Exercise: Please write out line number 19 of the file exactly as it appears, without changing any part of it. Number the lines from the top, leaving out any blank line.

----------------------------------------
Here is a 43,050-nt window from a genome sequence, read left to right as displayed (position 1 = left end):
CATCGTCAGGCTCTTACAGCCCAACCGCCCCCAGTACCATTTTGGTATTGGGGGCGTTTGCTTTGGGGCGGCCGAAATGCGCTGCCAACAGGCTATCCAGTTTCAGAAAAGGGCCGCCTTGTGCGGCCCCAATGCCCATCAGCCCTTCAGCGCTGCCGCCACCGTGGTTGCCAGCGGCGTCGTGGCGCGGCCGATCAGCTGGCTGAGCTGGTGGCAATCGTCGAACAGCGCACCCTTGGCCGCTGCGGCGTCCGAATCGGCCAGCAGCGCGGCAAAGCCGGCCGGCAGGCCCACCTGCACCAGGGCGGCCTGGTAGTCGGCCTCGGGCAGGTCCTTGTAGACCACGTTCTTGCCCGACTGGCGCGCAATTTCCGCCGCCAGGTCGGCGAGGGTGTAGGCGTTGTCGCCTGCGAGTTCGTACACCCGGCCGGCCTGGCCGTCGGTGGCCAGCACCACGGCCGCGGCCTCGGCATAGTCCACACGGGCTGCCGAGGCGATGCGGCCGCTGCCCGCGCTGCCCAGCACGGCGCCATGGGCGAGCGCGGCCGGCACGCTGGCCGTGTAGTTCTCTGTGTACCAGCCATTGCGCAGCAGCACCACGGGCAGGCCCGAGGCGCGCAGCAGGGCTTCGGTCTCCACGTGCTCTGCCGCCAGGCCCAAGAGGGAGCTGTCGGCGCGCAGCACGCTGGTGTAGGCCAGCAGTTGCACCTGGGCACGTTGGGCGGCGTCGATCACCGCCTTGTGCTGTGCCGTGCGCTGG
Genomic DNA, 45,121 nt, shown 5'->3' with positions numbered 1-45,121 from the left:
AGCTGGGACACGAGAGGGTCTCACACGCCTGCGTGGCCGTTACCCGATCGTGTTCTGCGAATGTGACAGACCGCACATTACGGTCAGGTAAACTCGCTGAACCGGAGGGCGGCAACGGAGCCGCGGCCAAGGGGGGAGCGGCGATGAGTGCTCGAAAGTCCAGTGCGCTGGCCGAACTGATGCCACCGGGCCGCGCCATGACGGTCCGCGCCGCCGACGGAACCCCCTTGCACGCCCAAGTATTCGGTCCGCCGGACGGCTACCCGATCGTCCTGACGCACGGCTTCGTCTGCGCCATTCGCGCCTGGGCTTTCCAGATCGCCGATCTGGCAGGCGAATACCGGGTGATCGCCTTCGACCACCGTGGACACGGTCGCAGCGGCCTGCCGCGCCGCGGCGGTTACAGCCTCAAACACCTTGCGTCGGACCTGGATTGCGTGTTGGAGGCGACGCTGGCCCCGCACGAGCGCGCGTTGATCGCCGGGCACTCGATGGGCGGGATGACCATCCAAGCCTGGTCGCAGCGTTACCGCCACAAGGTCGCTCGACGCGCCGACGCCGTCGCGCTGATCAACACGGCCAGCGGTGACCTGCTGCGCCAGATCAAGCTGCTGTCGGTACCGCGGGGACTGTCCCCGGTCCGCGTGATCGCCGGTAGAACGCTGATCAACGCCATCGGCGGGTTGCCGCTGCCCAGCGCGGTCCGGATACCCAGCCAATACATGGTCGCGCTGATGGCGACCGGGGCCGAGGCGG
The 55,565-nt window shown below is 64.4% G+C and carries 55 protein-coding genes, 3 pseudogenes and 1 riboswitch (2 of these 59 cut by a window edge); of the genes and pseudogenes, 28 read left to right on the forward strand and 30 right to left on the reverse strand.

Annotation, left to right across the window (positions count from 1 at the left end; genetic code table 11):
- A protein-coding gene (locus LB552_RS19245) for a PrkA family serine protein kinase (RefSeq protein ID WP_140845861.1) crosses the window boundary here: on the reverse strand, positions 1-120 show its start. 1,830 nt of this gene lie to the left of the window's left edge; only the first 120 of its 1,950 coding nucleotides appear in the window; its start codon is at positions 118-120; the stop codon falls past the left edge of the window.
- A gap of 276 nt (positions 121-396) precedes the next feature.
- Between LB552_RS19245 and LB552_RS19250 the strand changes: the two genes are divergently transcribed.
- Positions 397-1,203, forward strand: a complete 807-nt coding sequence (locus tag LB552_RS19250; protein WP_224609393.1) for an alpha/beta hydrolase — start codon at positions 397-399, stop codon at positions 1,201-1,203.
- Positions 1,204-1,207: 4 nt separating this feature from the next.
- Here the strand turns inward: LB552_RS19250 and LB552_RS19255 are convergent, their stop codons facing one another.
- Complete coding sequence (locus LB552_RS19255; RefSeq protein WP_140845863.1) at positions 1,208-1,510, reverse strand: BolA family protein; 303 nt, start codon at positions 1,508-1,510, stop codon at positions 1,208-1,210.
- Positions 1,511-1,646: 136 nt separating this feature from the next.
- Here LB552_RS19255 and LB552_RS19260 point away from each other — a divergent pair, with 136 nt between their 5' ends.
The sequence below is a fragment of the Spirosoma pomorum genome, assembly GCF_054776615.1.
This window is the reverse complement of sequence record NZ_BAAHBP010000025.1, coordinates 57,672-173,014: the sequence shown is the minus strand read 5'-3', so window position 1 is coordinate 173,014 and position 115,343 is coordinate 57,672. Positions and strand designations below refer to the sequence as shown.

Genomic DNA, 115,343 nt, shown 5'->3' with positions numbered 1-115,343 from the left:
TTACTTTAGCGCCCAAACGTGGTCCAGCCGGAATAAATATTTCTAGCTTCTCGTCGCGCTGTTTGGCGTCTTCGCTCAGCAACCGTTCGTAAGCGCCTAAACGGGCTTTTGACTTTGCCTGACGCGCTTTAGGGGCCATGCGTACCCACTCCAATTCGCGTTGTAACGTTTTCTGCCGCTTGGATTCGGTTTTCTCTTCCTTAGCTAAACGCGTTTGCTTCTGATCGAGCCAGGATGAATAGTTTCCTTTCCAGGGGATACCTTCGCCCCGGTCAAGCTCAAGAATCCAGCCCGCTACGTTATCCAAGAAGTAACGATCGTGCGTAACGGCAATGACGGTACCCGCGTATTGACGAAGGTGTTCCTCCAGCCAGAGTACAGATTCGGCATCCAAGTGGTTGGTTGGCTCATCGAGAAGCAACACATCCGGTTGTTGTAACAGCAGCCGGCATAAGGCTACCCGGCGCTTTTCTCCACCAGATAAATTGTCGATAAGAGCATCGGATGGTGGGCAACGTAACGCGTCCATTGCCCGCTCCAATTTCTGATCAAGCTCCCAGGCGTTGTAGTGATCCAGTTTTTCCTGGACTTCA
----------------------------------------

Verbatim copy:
TTACTTTAGCGCCCAAACGTGGTCCAGCCGGAATAAATATTTCTAGCTTCTCGTCGCGCTGTTTGGCGTCTTCGCTCAGCAACCGTTCGTAAGCGCCTAAACGGGCTTTTGACTTTGCCTGACGCGCTTTAGGGGCCATGCGTACCCACTCCAATTCGCGTTGTAACGTTTTCTGCCGCTTGGATTCGGTTTTCTCTTCCTTAGCTAAACGCGTTTGCTTCTGATCGAGCCAGGATGAATAGTTTCCTTTCCAGGGGATACCTTCGCCCCGGTCAAGCTCAAGAATCCAGCCCGCTACGTTATCCAAGAAGTAACGATCGTGCGTAACGGCAATGACGGTACCCGCGTATTGACGAAGGTGTTCCTCCAGCCAGAGTACAGATTCGGCATCCAAGTGGTTGGTTGGCTCATCGAGAAGCAACACATCCGGTTGTTGTAACAGCAGCCGGCATAAGGCTACCCGGCGCTTTTCTCCACCAGATAAATTGTCGATAAGAGCATCGGATGGTGGGCAACGTAACGCGTCCATTGCCCGCTCCAATTTCTGATCAAGCTCCCAGGCGTTGTAGTGATCCAGTTTTTCCTGGACTTCA